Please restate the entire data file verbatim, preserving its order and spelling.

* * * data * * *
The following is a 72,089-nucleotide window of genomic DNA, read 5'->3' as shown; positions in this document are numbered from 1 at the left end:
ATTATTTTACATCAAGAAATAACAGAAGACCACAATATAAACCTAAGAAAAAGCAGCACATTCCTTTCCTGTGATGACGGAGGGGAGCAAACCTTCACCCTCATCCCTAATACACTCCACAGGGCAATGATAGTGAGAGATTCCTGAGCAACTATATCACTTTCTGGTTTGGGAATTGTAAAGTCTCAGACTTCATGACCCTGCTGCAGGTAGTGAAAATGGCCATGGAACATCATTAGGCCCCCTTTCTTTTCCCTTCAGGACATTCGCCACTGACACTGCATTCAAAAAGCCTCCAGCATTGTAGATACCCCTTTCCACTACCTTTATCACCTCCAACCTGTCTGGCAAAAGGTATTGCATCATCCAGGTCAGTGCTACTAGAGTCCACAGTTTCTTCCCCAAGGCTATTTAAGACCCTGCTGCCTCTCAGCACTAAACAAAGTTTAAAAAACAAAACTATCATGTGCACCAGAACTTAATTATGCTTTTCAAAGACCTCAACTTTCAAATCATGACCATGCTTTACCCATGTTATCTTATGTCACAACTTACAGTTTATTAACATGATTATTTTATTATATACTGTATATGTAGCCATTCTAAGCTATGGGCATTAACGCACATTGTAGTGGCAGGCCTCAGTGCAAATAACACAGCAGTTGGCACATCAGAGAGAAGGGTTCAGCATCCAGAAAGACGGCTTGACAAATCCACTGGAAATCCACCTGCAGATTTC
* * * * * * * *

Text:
The following is a 72,089-nucleotide window of genomic DNA, read 5'->3' as shown; positions in this document are numbered from 1 at the left end:
ATTATTTTACATCAAGAAATAACAGAAGACCACAATATAAACCTAAGAAAAAGCAGCACATTCCTTTCCTGTGATGACGGAGGGGAGCAAACCTTCACCCTCATCCCTAATACACTCCACAGGGCAATGATAGTGAGAGATTCCTGAGCAACTATATCACTTTCTGGTTTGGGAATTGTAAAGTCTCAGACTTCATGACCCTGCTGCAGGTAGTGAAAATGGCCATGGAACATCATTAGGCCCCCTTTCTTTTCCCTTCAGGACATTCGCCACTGACACTGCATTCAAAAAGCCTCCAGCATTGTAGATACCCCTTTCCACTACCTTTATCACCTCCAACCTGTCTGGCAAAAGGTATTGCATCATCCAGGTCAGTGCTACTAGAGTCCACAGTTTCTTCCCCAAGGCTATTTAAGACCCTGCTGCCTCTCAGCACTAAACAAAGTTTAAAAAACAAAACTATCATGTGCACCAGAACTTAATTATGCTTTTCAAAGACCTCAACTTTCAAATCATGACCATGCTTTACCCATGTTATCTTATGTCACAACTTACAGTTTATTAACATGATTATTTTATTATATACTGTATATGTAGCCATTCTAAGCTATGGGCATTAACGCACATTGTAGTGGCAGGCCTCAGTGCAAATAACACAGCAGTTGGCACATCAGAGAGAAGGGTTCAGCATCCAGAAAGACGGCTTGACAAATCCACTGGAAATCCACCTGCAGATTTC